There are a few reasons September might mean you’re jumping behind the wheel for a drive.
- Squeezing in the last trip of the summer with kids. Some states, including Virginia, Michigan, and Minnesota, have mandated a post-holiday start to the school year to boost tourism.
- Headed towards a college campus, either for yourself or with a child who is leaving the nest. Interestingly, the highest achieving students tend to pick colleges farther from home.
With these road trips, we thought we’d suggest some car-ready tech to keep you loving the journey with the air conditioner on high.
Everyone needs a laugh sometimes, and there’s no shortage of hilarious content on the Internet. From YouTube to animated GIFs, now Vine and Instagram’s video too, it takes less than a minute to find something that will have you chuckling. It’s good for you too – doctor’s orders!
Need help to get started? Try www.funnyordie.com or www.reddit.com for a quick fix.
Summer is a great time to travel, and studies show Americans need the time away. Almost 70 percent of Americans planned to travel this summer, up from 51 percent just two years ago. Thanks to technology, our road trips, plane rides and relaxation looks a little different than it did a few years ago.
Summer is known as a perfect time to dive into some lighter reading, especially mysteries, romance and fiction. In fact, as early as 1894, Boston librarians had identified this fun, summer reading trend. Today, 80 percent of Americans say they read at least occasionally for pleasure.
But compared to 1894, the way people are reading is changing. The Pew Internet & American Life study found that one-fifth of American adults (21 percent) reported that they have read an e-book in the past year. Many libraries now offer e-book borrowing services too.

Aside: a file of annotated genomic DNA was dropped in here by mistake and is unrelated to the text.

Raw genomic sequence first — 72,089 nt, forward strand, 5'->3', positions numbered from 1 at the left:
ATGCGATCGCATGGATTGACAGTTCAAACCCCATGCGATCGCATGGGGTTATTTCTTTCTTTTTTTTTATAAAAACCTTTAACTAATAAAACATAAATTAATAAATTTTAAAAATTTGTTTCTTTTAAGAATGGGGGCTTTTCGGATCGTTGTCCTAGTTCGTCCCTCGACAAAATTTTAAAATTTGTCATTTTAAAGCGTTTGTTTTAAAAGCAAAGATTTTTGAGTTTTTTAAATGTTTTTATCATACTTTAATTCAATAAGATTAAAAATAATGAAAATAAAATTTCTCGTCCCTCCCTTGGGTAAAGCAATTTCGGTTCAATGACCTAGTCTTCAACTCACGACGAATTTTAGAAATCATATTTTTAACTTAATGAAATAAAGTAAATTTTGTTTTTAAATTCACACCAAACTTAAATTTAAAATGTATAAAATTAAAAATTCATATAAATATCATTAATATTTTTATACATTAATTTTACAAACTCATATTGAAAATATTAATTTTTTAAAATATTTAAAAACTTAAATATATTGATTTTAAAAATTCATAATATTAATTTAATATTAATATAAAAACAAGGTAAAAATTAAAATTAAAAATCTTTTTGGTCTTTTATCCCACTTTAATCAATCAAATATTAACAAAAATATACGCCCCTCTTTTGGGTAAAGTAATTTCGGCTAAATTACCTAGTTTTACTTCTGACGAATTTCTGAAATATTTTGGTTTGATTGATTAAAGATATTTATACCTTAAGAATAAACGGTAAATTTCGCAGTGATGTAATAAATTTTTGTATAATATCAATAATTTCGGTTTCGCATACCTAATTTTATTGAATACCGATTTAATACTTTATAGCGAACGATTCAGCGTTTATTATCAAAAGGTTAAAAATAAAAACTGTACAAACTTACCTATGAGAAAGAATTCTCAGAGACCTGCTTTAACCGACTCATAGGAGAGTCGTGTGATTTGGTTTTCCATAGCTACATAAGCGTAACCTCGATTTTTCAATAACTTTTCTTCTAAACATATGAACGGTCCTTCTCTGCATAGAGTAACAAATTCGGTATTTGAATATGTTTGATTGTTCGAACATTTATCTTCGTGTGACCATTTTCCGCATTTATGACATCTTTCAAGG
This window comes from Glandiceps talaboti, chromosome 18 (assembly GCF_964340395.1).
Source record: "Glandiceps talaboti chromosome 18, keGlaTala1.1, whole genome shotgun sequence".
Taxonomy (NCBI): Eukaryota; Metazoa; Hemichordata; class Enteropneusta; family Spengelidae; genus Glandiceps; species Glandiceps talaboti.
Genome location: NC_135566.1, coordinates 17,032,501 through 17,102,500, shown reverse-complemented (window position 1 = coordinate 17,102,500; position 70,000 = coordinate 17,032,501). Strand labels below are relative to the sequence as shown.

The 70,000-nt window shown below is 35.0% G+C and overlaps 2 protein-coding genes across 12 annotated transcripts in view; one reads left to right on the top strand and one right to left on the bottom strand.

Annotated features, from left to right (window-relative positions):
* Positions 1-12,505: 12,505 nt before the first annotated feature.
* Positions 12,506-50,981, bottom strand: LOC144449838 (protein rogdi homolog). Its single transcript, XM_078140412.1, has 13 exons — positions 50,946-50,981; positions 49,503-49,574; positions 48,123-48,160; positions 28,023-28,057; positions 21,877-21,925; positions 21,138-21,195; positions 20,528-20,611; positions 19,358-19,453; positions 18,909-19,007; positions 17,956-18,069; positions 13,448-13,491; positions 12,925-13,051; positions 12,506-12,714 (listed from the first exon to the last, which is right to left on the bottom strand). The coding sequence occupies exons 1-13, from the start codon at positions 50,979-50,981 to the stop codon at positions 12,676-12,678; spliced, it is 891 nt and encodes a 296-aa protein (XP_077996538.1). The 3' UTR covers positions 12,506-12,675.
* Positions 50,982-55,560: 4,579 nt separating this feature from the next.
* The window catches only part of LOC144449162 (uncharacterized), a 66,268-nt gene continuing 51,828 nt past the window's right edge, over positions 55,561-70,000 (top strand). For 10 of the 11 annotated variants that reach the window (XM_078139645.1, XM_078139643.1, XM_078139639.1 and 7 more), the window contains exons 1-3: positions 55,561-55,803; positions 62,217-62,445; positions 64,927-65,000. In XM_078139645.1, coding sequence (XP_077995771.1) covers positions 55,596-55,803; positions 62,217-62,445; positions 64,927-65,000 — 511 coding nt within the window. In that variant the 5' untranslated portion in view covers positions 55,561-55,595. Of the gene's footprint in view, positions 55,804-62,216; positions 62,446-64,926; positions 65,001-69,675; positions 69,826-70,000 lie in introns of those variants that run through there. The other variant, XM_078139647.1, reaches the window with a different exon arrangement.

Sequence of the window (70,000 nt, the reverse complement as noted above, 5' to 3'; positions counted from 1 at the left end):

After enjoying a few lazy summer days, now you may be in the mood for a fun project that takes advantage of technology and the sunshine. Here are three ideas to get you started with some summer DIY.
Tech-Ready Patio Makeover
If you’ve got a deck or patio, setting up your home with WiFi will allow you to bring more electronics out into the sunshine. You might even spend a work day out there. About 13.4 million people, or 9.4 percent of U.S. workers, worked at least one day at home per week in 2010.
June is the start of the summer, and for many new graduates, it’s also the start of other steps in life. High school graduates are preparing for college in the fall and college graduates are looking for their first jobs. So if you’re looking for gifts this summer for recent graduates, you might consider items to help them take that next leap forward.
It’s becoming more and more common to see an office desk, coffee table, night stand or vehicle console with a smartphone or tablet there too. About 22 percent of Americans own tablets and 45 percent own smartphones. But how consumers use each of these devices can differ. For example, a Jumptap MobileSTAT study showed consumers use smartphones fairly steadily throughout the day, while tablet use rises sharply at night. This is partly attributed to tablets being used more for leisure such as media and entertainment compared to smartphones, which tend to be used more for social communication and tasks. The differences also play out in other parts of the day, and even by gender and age.
Whether you have already filed your taxes, or plan to take care of your returns this week, April 15 is a deadline you can’t miss. Here at IOGEAR, we explored some ways technology can help during tax season and beyond.
These days, spring cleaning extends beyond those under-the-couch dust bunnies and into our digital devices and files – especially photos. We’re snapping and sharing more photos than ever. Flicker users uploaded 518 million photos in 2012, an average of 1.42 million per day.
Just a few weeks ago, Ted Talks 2013 gave the stage to artists, inventors, teachers and thinkers to share ideas that can change the world. We at IOGEAR love to hear about innovative technology that’s transforming lives.
For example, TED Senior Fellow Anthony Vipin Das is an eye surgeon who has been developing shoes that use vibration and GPS technology to guide the blind.
Video still from Le Chal, courtesy Anthony Vipin Das.